Sunday, March 21, 2010

Ecce Ancilla Domini

Ecce Ancilla Domini by Dante Gabriel Rossetti

Dante Gabriel Rossetti was born in London in 1828, but his parents were from Italy, which influenced some of his work. Rossetti trained briefly at two different academies, including the Royal Academy, but soon trained with other painters. He began the piece Ecce Ancilla Domini in 1849 with the intention of entering it in the Royal Academy exhibition, but did not. He completed the piece in 1853, which he renamed The Annunciation. The painting accompanies his earlier work called The Girlhood of Mary Virgin.

Ecce Ancilla Domini depicts a scene only found in Luke (Luke 1:26-35). The angel Gabriel comes to Mary and tells her that the Lord is with her. Verse 29 says, "But she was much perplexed by his words and pondered what sort of greeting this might be." The angel goes on to tell her not to be afraid, but that she will bear a son, even though she is a virgin. There has been many paintings or renderings of this scene, but Rossetti's is not typical of other depictions. Though his perspective is technically incorrect, which he has been criticized for, it combines with other elements to create a more accurate depiction of what is written in Luke.

Rossetti's piece was so radical because it shows Mary as a frightened, pale young girl. Her eyes are sunken in and she cannot face the angel, but looks down. This Mary is not eager to accept her fate. Her body shrinks back with discomfort and fear. The cloth on the stand before her bed is an embroidery of lilies that Rossetti depicted Mary making in his earlier piece, The Girlhood of Mary Virgin. This further illustrates her youth, if her petite body and young face are not enough. Traditional renderings of the Annunciation often depict a mature Mary complacently accepting her fate, but this piece shows what it must have actually been like. A divine figure suddenly appearing would have been frightening to anyone, but his news for the young virgin would cause further excitement. She seems pained by the choice to give up the simplicity of childhood in return for such great responsibility.

The angel in the painting contrasts Mary. He stands strong and upright, while she looks weak and sits scrunched. His depiction seems accurate as well. He has no wings or boyish face. He is an angel of the Lord, and is strong from doing God's work. Earlier, Daniel says of Gabriel that he looked like a man. (Daniel 8:15)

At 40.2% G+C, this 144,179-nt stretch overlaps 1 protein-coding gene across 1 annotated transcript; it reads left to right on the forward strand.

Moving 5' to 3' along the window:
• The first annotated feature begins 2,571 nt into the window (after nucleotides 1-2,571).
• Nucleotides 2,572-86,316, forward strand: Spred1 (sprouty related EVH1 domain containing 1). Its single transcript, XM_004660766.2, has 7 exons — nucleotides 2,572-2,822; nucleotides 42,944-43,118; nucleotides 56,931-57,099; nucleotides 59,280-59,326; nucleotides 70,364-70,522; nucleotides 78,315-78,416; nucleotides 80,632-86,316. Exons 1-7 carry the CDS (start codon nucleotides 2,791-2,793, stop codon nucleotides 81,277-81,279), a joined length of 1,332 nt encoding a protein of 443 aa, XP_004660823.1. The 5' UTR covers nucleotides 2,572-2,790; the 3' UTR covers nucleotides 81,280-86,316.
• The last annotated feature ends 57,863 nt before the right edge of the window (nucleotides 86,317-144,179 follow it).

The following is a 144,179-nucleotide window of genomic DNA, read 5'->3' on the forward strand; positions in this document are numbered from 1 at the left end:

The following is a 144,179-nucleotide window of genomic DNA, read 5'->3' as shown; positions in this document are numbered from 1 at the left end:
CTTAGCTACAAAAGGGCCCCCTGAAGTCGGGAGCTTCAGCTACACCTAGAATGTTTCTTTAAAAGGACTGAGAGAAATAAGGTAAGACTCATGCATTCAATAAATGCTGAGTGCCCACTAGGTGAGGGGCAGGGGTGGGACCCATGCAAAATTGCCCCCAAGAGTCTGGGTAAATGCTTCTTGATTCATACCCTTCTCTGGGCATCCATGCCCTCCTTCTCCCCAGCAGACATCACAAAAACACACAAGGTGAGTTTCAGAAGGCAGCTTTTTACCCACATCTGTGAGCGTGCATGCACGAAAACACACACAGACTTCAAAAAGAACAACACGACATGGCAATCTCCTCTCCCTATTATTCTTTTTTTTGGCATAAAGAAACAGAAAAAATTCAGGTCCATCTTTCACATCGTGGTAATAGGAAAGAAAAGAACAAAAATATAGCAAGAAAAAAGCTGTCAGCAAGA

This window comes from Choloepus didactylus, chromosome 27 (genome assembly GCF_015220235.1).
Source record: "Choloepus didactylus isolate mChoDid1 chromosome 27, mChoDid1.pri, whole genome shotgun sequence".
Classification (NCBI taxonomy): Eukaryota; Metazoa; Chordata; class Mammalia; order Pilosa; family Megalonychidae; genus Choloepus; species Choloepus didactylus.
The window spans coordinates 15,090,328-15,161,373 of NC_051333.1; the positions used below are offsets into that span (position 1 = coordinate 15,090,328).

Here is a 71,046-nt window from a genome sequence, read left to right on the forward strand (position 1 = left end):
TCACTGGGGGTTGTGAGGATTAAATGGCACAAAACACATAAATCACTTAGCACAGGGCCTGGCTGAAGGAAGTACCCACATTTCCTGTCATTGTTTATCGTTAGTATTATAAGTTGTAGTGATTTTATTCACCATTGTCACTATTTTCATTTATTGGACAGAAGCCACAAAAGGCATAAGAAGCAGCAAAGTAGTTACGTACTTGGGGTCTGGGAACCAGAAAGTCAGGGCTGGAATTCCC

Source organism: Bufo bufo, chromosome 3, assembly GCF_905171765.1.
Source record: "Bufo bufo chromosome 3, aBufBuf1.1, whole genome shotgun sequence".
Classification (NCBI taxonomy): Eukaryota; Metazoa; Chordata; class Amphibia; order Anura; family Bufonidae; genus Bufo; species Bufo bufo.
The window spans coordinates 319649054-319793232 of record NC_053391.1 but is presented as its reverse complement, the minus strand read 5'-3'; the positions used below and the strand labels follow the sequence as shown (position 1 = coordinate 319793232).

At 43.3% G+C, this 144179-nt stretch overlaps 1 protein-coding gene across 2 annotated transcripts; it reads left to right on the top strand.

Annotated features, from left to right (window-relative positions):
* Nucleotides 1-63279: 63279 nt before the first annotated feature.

The distorted perspective in this piece actually helps depict the scene accurately--it enables viewers to see how young Mary must have felt at this point. The bed seems to be longer than the wall, and the floor and back wall fade into each other. The room is small, and Mary tries to scrunch as far away from the angel as she can, yet the distorted angles makes it seem as if her efforts will fail and she will fall toward the frightening being. It's hard to get your bearings of the cramped, disproportionate room, and the window offers some hope of stabilizing the room with concrete objects depicted outside. However, we just see part of a tree, which furthers the dizzying elements of the room. Viewers cannot actually feel the burden that Mary was faced with, but Rossetti helps us get an idea.

Rossetti's use of white in this piece is also notable. In other works portraying Mary, blue is seen as the color worn by the virgin, but Rossetti dresses her in white. He does include the blue curtain behind her though, and the blue from the sky outside the window outlines the angel's head, which represents heaven. The angel, walls, floor, and bed are all white though. Many call this as an excessive use of white, but again, it helps Rossetti depict the reality of the scene. Many may fail to recognize how young Mary actually was, and the white represents the innocence and purity of her youth. It also further distorts the spatial perspective because everything is white.

The embroidered lilies and the live ones in Gabriel's hand further depict Mary's purity and youth. The lilies in his hand look as if they are pointing to Mary's womb, though it's hard to tell with the distorted angles. He seems to be presenting to her the great responsibility that lies ahead with the lilies.

Finally, there is a dove coming from the window, from the blue of heaven, representing the Holy Spirit. In Luke, the angel tells Mary that the Holy Spirit will come upon her. The dove also gives reason for Mary to react as she does. She is young, and perhaps fearful of giving birth in a seemingly impossible way, but she will not give birth to just anyone. She will give birth to the Son of God. Perhaps she had doubts about her adequacy to give birth to the holy Son.

Rossetti's painting gives more of an accurate depiction of the annunciation than many other painters have. Mary reacts genuinely as a young virgin would to this drastic news and reality.
The perspective is not accurate, but its unsettling effect accurately depicts how Mary must have felt. One inaccuracy, would be her skin color. Mary would probably not have been this white, but the white further depicts her youth and innocence. The painting is accurate in the ideas and feelings it portrays--Mary's youth and surprise by the news.

By: Nicole Braunsdorf


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